df_selected <- df[,var_list]
 #Loop thru each column in the dataset 

Let’s try out this function with the iris dataset
To compute the mean of the first 2 columns of iris, we invoke the function as follows


The results would be as expected.

However, you would be in for a surprise, if you would like to compute the mean for just one column – let’s assume the 1st column (Sepal Length)


[1] 5.1 4.9 4.7 4.6 5.0 5.4 4.6 5.0 4.4 4.9 5.4 4.8 4.8 4.3 5.8 5.7 5.4 5.1 5.7 5.1 5.4 5.1 4.6 5.1
 [25] 4.8 5.0 5.0 5.2 5.2 4.7 4.8 5.4 5.2 5.5 4.9 5.0 5.5 4.9 4.4 5.1 5.0 4.5 4.4 5.0 5.1 4.8 5.1 4.6
 [49] 5.3 5.0 7.0 6.4 6.9 5.5 6.5 5.7 6.3 4.9 6.6 5.2 5.0 5.9 6.0 6.1 5.6 6.7 5.6 5.8 6.2 5.6 5.9 6.1
 [73] 6.3 6.1 6.4 6.6 6.8 6.7 6.0 5.7 5.5 5.5 5.8 6.0 5.4 6.0 6.7 6.3 5.6 5.5 5.5 6.1 5.8 5.0 5.6 5.7
 [97] 5.7 6.2 5.1 5.7 6.3 5.8 7.1 6.3 6.5 7.6 4.9 7.3 6.7 7.2 6.5 6.4 6.8 5.7 5.8 6.4 6.5 7.7 7.7 6.0
[121] 6.9 5.6 7.7 6.3 6.7 7.2 6.2 6.1 6.4 7.2 7.4 7.9 6.4 6.3 6.1 7.7 6.3 6.4 6.0 6.9 6.7 6.9 5.8 6.8
[145] 6.7 6.7 6.3 6.5 6.2 5.9

Oops! What just happened!

It turns out, that when we refer to a dataframe using the matrix notation, the output is simplified to the lowest possible dimensionality. Try these 2 codes for instance


The first object is a dataframe but the second object, given that it has just one column, gets simplified to a vector.

How to deal with it

1. Specify the drop argument
You can set the drop argument to False to ensure that the output is not simplified

df_selected <- df[,var_list, drop=F] 

2. Use list notation
As you may know, a dataframe is also a special type of list, with each column representing the list element. These 2 codes are equivalent:


Both returns a dataframe with 2 columns. However, the list notation does not simplify the output, so iris[1] returns a dataframe with 1 column rather than simplifying the output to a vector.

Data types getting simplified or preserved plays out in various other similar contexts. So it pays to be especially aware of this fundamental concept while programming in R.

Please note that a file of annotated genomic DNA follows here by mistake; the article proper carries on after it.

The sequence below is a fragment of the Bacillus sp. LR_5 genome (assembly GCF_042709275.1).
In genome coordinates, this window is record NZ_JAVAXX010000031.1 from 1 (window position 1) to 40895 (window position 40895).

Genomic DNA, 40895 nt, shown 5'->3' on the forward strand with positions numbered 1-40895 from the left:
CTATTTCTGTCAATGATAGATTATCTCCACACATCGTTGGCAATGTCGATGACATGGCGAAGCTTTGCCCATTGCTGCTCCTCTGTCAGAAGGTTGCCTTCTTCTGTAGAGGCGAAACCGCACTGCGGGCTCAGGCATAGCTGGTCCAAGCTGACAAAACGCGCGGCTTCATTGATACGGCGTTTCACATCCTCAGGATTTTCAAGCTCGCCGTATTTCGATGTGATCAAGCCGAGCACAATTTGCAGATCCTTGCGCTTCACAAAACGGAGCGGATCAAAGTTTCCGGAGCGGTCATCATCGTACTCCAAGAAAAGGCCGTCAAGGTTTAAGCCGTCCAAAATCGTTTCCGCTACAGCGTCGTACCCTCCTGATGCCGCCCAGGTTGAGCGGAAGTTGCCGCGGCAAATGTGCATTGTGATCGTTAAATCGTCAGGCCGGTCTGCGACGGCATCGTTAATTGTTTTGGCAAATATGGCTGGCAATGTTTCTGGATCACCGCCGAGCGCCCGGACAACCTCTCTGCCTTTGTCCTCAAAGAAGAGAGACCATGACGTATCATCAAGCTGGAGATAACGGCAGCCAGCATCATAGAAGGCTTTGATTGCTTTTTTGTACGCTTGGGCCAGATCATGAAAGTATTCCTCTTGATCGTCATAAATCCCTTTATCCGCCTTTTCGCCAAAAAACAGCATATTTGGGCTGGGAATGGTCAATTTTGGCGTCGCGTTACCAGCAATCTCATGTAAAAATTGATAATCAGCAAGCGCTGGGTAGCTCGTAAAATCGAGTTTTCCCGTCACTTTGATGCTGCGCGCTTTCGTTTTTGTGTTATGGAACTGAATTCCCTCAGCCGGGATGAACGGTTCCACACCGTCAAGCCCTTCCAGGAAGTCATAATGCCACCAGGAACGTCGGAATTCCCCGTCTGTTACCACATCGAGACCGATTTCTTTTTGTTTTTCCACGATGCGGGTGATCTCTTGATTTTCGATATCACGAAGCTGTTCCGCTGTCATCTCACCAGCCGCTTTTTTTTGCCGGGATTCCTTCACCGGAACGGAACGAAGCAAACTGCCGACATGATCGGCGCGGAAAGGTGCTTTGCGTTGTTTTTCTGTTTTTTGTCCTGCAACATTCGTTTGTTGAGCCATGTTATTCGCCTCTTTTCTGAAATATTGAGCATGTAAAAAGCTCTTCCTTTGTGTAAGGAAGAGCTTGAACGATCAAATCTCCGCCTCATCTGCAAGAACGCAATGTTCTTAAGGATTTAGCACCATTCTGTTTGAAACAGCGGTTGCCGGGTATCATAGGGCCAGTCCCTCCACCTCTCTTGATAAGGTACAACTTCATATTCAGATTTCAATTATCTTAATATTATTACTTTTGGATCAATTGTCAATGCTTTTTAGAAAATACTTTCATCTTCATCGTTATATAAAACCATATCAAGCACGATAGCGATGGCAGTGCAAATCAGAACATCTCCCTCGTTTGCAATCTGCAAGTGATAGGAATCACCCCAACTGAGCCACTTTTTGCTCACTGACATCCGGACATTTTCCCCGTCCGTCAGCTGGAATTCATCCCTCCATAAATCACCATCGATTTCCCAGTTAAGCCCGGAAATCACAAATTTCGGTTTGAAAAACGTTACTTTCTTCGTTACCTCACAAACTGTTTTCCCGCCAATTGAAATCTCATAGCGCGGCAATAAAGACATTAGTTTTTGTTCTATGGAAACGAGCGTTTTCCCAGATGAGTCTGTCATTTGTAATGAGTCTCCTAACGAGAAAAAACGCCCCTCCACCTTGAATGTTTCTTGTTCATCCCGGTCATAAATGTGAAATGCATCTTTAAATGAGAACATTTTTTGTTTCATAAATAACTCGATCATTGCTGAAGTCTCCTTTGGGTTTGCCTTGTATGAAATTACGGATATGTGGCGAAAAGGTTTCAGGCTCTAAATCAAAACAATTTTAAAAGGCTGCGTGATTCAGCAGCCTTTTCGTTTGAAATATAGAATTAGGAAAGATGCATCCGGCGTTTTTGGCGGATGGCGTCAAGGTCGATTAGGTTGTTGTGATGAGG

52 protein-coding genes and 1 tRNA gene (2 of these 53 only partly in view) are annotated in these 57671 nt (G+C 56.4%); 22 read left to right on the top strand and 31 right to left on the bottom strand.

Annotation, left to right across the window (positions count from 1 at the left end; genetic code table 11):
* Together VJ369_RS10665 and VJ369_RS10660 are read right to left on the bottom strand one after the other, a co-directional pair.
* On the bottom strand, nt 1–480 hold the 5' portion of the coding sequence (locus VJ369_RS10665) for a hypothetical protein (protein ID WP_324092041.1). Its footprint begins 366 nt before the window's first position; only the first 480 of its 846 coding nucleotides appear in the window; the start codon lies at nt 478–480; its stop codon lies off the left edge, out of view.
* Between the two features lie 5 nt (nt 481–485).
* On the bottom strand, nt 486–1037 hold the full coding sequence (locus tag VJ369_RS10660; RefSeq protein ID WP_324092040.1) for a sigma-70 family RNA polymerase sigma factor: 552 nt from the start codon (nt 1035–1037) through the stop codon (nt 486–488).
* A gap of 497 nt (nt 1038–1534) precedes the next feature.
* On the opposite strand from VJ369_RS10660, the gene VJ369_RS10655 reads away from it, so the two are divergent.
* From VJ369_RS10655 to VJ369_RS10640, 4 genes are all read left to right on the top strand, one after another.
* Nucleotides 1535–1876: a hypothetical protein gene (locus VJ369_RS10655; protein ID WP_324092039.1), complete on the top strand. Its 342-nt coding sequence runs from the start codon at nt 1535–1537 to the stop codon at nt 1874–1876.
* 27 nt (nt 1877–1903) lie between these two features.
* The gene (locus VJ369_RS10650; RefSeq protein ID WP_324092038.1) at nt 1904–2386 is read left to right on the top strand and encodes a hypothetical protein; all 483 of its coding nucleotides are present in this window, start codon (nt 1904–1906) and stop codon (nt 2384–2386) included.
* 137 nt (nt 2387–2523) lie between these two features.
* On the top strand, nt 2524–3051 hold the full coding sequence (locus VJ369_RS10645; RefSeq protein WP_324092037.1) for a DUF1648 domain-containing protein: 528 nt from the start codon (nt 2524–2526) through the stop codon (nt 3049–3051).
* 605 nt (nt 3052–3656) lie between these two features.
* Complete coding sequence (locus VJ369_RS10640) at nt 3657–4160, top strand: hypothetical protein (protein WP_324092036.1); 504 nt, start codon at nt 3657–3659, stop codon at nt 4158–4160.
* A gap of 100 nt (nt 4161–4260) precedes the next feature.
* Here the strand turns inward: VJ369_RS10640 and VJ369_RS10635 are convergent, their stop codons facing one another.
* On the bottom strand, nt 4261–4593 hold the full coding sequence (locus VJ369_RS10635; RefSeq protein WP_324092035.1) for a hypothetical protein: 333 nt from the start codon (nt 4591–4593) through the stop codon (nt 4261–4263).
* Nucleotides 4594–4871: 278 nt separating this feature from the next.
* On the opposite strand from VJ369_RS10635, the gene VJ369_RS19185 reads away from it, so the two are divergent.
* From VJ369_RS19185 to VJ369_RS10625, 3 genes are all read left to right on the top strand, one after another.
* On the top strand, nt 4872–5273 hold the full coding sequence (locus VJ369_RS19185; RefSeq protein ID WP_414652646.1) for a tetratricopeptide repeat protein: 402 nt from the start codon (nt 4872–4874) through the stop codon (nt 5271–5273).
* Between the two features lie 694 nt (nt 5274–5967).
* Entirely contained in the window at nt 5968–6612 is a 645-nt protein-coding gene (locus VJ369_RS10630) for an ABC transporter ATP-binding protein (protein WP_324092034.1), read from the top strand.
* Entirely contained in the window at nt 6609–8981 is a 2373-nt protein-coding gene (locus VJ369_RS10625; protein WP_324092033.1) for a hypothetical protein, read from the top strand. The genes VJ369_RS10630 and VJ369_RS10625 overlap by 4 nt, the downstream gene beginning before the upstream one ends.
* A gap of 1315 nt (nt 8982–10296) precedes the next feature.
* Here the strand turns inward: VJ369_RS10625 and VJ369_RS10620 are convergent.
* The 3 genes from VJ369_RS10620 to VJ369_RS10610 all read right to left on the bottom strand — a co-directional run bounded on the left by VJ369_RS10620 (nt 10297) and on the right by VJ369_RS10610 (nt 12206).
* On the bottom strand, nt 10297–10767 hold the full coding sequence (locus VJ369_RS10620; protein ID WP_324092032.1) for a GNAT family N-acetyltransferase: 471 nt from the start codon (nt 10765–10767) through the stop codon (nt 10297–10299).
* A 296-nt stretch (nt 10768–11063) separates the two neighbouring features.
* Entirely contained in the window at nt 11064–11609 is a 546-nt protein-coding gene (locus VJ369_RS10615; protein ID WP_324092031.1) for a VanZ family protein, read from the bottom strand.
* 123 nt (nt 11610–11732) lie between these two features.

While R is an Object Oriented Program (OOP), you can do a fair bit of work in R without knowing a whole lot about OOP principles. However, at least a rudimentary understanding of some of the key OOP concepts and the way it’s implemented in R, can help avoid a lot of confusion and frustration.

Two concepts in particular stand out in my mind:

1. Polymorphism
As an illustration of the confusion that this can cause, consider trying out different model fitting functions in R. For instance, you have built a logistic regression model and to predict the outcome on a new dataset, you try out the following code:

predict(glm_model, newdata = test_df, type="response")

This works as expected and returns the predicted probability for each observation. But if you try the same code on a different model object (say, a decision tree model using the rpart package), this code will fail. You would have to specify type="prob" for generating the predicted probabilities. Even the return type vary.

Underlying this apparent confusion, is the concept of polymorphism – Function behavior is tied to the class of the object supplied as argument. If we read the help documentation of rpart package (using help(package="rpart") ) for instance, you can find a predict.rpart listed in the documentation. And this is what we should refer to, if we would like to understand how predict is defined for a rpart object.

2. S4 classes
It turns out, that there are multiple Object Oriented systems in R with the default (used in base & stat packages) being, what is called as the S3 class system. S3 is also a fairly informal class system and that’s why most of us can get by without really worrying about OOP paradigms.

R, however, also has a more formally defined class system – S4 classes. Most of the packages use the S3 class system, and hence when you first encounter a package that implements S4, it can be a bewildering experience. (If I recollect correctly, my first exposure to S4, was while using the ROCR package – A packages which implements various performance measures for classification models).

Fortunately, there isn’t a whole lot that you need to know about S4 objects for most of your tasks. Be aware of these minimal facts (1) Similar to the names function that you use to investigate the components of a S3 object (if they are named), in S4 you will use slotNames (2) To extract out specific components from an object rather than using the $ operator like we do for S3, you would need to use the @ operator.

Hope you find this useful. Please feel free to comment below, in case of any queries or questions.